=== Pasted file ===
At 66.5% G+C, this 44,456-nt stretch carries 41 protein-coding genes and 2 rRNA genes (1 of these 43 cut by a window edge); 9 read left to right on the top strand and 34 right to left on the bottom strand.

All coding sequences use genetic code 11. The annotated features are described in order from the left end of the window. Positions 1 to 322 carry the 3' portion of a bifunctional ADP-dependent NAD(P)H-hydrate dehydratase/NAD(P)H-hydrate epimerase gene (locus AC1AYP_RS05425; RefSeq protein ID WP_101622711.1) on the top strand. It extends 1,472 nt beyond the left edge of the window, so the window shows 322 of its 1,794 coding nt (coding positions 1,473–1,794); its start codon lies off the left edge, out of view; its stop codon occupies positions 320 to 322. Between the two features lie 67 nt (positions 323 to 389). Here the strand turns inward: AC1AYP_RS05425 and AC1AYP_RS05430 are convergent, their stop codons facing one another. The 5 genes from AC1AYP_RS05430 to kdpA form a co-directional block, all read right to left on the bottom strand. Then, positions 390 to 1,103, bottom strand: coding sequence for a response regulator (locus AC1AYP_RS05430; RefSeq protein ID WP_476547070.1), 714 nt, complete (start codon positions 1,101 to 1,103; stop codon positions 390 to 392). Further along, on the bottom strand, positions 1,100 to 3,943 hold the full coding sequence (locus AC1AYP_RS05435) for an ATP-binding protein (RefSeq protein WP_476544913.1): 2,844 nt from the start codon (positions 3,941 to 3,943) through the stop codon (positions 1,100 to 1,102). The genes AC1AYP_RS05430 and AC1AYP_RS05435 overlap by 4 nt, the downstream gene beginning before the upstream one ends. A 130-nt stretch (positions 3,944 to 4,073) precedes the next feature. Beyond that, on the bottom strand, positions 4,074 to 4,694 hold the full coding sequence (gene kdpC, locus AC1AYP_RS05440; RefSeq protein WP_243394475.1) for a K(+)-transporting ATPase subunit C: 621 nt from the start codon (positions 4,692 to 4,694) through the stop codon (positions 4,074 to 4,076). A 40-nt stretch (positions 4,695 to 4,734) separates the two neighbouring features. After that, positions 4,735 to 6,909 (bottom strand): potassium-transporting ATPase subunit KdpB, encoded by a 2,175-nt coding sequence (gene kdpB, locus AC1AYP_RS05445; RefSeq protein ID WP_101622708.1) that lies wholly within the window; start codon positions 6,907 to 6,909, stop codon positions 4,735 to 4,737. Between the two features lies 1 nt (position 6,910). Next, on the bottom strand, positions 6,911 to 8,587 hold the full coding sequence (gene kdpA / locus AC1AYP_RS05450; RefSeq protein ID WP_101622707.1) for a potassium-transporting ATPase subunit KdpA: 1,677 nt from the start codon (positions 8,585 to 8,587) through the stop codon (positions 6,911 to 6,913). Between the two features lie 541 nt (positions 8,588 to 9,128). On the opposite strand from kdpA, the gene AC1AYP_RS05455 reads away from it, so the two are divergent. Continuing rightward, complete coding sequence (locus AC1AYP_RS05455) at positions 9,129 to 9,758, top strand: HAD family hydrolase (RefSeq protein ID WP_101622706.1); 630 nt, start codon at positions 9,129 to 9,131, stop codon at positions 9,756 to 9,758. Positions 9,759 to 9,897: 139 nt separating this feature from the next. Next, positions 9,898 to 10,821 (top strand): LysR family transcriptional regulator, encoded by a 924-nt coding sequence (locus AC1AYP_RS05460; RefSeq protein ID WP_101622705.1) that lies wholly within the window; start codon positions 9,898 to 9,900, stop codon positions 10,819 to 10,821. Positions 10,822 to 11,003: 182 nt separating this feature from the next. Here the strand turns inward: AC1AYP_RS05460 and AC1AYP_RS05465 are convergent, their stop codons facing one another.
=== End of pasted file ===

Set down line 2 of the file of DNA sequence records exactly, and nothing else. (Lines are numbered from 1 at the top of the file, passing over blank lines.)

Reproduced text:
All coding sequences use genetic code 11. The annotated features are described in order from the left end of the window. Positions 1 to 322 carry the 3' portion of a bifunctional ADP-dependent NAD(P)H-hydrate dehydratase/NAD(P)H-hydrate epimerase gene (locus AC1AYP_RS05425; RefSeq protein ID WP_101622711.1) on the top strand. It extends 1,472 nt beyond the left edge of the window, so the window shows 322 of its 1,794 coding nt (coding positions 1,473–1,794); its start codon lies off the left edge, out of view; its stop codon occupies positions 320 to 322. Between the two features lie 67 nt (positions 323 to 389). Here the strand turns inward: AC1AYP_RS05425 and AC1AYP_RS05430 are convergent, their stop codons facing one another. The 5 genes from AC1AYP_RS05430 to kdpA form a co-directional block, all read right to left on the bottom strand. Then, positions 390 to 1,103, bottom strand: coding sequence for a response regulator (locus AC1AYP_RS05430; RefSeq protein ID WP_476547070.1), 714 nt, complete (start codon positions 1,101 to 1,103; stop codon positions 390 to 392). Further along, on the bottom strand, positions 1,100 to 3,943 hold the full coding sequence (locus AC1AYP_RS05435) for an ATP-binding protein (RefSeq protein WP_476544913.1): 2,844 nt from the start codon (positions 3,941 to 3,943) through the stop codon (positions 1,100 to 1,102). The genes AC1AYP_RS05430 and AC1AYP_RS05435 overlap by 4 nt, the downstream gene beginning before the upstream one ends. A 130-nt stretch (positions 3,944 to 4,073) precedes the next feature. Beyond that, on the bottom strand, positions 4,074 to 4,694 hold the full coding sequence (gene kdpC, locus AC1AYP_RS05440; RefSeq protein WP_243394475.1) for a K(+)-transporting ATPase subunit C: 621 nt from the start codon (positions 4,692 to 4,694) through the stop codon (positions 4,074 to 4,076). A 40-nt stretch (positions 4,695 to 4,734) separates the two neighbouring features. After that, positions 4,735 to 6,909 (bottom strand): potassium-transporting ATPase subunit KdpB, encoded by a 2,175-nt coding sequence (gene kdpB, locus AC1AYP_RS05445; RefSeq protein ID WP_101622708.1) that lies wholly within the window; start codon positions 6,907 to 6,909, stop codon positions 4,735 to 4,737. Between the two features lies 1 nt (position 6,910). Next, on the bottom strand, positions 6,911 to 8,587 hold the full coding sequence (gene kdpA / locus AC1AYP_RS05450; RefSeq protein ID WP_101622707.1) for a potassium-transporting ATPase subunit KdpA: 1,677 nt from the start codon (positions 8,585 to 8,587) through the stop codon (positions 6,911 to 6,913). Between the two features lie 541 nt (positions 8,588 to 9,128). On the opposite strand from kdpA, the gene AC1AYP_RS05455 reads away from it, so the two are divergent. Continuing rightward, complete coding sequence (locus AC1AYP_RS05455) at positions 9,129 to 9,758, top strand: HAD family hydrolase (RefSeq protein ID WP_101622706.1); 630 nt, start codon at positions 9,129 to 9,131, stop codon at positions 9,756 to 9,758. Positions 9,759 to 9,897: 139 nt separating this feature from the next. Next, positions 9,898 to 10,821 (top strand): LysR family transcriptional regulator, encoded by a 924-nt coding sequence (locus AC1AYP_RS05460; RefSeq protein ID WP_101622705.1) that lies wholly within the window; start codon positions 9,898 to 9,900, stop codon positions 10,819 to 10,821. Positions 10,822 to 11,003: 182 nt separating this feature from the next. Here the strand turns inward: AC1AYP_RS05460 and AC1AYP_RS05465 are convergent, their stop codons facing one another.